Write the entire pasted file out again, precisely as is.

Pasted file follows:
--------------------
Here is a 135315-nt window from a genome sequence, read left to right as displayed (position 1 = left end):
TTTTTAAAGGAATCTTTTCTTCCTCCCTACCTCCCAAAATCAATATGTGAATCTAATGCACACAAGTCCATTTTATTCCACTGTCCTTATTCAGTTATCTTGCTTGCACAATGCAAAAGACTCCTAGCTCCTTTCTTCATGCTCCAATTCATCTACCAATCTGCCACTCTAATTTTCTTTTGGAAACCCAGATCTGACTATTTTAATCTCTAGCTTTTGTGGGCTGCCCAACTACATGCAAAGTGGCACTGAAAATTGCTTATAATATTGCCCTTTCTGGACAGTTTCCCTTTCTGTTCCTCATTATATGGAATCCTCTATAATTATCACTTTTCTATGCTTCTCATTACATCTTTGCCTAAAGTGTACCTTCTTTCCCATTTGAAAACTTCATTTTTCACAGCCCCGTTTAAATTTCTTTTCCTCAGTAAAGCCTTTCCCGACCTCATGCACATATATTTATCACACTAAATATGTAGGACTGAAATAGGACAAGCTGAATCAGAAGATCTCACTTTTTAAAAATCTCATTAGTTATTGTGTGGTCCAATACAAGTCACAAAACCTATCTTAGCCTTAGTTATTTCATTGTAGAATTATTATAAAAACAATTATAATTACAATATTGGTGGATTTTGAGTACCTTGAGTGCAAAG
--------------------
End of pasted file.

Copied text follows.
Here is a 135315-nt window from a genome sequence, read left to right as displayed (position 1 = left end):
TTTTTAAAGGAATCTTTTCTTCCTCCCTACCTCCCAAAATCAATATGTGAATCTAATGCACACAAGTCCATTTTATTCCACTGTCCTTATTCAGTTATCTTGCTTGCACAATGCAAAAGACTCCTAGCTCCTTTCTTCATGCTCCAATTCATCTACCAATCTGCCACTCTAATTTTCTTTTGGAAACCCAGATCTGACTATTTTAATCTCTAGCTTTTGTGGGCTGCCCAACTACATGCAAAGTGGCACTGAAAATTGCTTATAATATTGCCCTTTCTGGACAGTTTCCCTTTCTGTTCCTCATTATATGGAATCCTCTATAATTATCACTTTTCTATGCTTCTCATTACATCTTTGCCTAAAGTGTACCTTCTTTCCCATTTGAAAACTTCATTTTTCACAGCCCCGTTTAAATTTCTTTTCCTCAGTAAAGCCTTTCCCGACCTCATGCACATATATTTATCACACTAAATATGTAGGACTGAAATAGGACAAGCTGAATCAGAAGATCTCACTTTTTAAAAATCTCATTAGTTATTGTGTGGTCCAATACAAGTCACAAAACCTATCTTAGCCTTAGTTATTTCATTGTAGAATTATTATAAAAACAATTATAATTACAATATTGGTGGATTTTGAGTACCTTGAGTGCAAAG